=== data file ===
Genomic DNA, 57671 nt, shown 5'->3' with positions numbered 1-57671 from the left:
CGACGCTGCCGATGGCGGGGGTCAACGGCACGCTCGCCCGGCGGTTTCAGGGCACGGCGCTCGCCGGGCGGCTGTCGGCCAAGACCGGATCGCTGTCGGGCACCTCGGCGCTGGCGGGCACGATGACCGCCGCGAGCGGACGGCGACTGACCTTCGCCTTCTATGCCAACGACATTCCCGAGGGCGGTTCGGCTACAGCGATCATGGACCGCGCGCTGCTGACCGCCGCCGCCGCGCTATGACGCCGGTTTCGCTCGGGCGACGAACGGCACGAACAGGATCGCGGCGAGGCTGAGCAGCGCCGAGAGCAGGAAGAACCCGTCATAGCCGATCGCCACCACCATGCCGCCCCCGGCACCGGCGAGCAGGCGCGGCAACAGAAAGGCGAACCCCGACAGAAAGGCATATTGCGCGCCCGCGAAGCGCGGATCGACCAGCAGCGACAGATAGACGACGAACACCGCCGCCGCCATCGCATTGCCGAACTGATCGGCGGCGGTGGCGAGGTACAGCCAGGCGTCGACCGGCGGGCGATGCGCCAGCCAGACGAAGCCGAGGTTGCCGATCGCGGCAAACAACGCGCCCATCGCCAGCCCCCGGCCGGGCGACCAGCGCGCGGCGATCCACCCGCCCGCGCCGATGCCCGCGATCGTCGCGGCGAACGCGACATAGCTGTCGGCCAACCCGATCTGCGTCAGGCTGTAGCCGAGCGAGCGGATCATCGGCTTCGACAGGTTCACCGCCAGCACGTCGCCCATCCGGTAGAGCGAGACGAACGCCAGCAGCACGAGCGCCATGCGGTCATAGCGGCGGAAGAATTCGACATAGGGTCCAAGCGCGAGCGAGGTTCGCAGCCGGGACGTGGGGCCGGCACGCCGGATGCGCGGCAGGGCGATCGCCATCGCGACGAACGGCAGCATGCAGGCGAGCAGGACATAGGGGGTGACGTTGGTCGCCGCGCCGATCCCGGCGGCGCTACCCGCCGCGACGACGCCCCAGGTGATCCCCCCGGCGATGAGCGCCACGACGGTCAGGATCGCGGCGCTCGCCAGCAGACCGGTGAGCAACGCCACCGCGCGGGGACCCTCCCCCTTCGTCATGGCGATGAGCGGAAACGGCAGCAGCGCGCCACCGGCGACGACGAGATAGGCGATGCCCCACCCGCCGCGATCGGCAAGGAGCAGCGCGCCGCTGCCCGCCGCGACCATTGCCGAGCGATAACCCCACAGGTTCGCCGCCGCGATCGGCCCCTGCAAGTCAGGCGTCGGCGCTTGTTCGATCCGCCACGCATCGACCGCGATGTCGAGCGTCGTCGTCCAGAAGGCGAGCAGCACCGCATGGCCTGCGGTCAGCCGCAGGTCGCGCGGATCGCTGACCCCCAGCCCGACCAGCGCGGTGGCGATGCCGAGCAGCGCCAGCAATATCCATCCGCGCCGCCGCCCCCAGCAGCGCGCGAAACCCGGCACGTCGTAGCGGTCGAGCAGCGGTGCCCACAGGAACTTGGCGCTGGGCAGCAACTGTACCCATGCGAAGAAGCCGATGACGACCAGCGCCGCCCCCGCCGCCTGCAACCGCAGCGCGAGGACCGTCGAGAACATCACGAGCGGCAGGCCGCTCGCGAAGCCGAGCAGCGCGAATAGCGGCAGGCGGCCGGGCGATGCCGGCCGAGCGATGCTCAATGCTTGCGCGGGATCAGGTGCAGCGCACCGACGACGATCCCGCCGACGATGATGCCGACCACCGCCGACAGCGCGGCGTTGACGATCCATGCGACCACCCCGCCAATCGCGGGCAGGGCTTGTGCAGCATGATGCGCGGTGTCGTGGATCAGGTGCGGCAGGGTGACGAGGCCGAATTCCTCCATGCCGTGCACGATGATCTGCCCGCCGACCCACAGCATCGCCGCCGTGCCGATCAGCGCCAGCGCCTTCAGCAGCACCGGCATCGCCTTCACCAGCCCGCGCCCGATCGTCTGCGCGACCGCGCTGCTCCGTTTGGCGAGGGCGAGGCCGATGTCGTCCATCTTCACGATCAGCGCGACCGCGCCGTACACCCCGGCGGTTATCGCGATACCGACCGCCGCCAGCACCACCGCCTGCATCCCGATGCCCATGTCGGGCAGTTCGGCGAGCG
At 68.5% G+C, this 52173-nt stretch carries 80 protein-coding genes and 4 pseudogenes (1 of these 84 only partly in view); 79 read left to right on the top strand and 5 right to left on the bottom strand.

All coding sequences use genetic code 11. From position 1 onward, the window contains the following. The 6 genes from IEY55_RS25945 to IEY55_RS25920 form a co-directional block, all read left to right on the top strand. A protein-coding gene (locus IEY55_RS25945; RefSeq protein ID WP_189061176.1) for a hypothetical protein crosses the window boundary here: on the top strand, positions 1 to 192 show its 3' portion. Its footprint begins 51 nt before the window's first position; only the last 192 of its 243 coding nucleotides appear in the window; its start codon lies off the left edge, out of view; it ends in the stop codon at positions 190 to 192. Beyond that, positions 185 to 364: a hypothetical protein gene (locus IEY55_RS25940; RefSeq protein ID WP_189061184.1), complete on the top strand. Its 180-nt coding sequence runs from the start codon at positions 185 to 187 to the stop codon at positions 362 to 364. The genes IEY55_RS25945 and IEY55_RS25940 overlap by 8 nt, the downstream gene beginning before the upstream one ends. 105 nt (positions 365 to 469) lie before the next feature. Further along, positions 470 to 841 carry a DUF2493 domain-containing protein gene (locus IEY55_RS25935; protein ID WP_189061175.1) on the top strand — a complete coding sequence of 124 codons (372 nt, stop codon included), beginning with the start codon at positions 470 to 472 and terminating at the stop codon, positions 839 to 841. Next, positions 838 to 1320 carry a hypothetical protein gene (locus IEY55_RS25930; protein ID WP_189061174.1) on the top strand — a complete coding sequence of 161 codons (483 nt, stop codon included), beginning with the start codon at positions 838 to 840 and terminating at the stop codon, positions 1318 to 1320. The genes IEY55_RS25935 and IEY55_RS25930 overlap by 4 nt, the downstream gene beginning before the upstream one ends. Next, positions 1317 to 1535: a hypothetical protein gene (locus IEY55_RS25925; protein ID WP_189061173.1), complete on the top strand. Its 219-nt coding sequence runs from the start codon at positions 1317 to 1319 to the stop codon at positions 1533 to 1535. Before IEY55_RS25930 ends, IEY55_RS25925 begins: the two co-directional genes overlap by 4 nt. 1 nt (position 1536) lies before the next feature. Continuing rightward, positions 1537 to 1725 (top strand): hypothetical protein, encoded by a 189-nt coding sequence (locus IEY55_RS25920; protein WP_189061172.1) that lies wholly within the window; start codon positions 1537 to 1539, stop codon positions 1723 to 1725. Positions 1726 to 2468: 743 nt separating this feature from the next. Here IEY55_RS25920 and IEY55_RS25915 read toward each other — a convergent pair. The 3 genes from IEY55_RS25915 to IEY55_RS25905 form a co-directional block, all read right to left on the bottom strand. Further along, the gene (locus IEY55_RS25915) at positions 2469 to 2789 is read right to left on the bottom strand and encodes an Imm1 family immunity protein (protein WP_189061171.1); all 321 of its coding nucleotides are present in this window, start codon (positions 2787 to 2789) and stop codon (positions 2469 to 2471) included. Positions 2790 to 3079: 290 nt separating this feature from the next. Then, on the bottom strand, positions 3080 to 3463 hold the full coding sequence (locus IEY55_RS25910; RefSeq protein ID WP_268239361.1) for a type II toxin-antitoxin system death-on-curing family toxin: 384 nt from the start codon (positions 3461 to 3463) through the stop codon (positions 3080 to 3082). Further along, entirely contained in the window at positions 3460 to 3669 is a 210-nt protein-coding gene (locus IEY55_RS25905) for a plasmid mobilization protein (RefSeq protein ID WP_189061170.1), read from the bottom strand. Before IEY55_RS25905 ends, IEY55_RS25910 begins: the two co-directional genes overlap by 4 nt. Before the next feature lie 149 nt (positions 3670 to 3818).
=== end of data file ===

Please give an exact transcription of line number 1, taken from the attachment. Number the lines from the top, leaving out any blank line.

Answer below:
Genomic DNA, 57671 nt, shown 5'->3' with positions numbered 1-57671 from the left: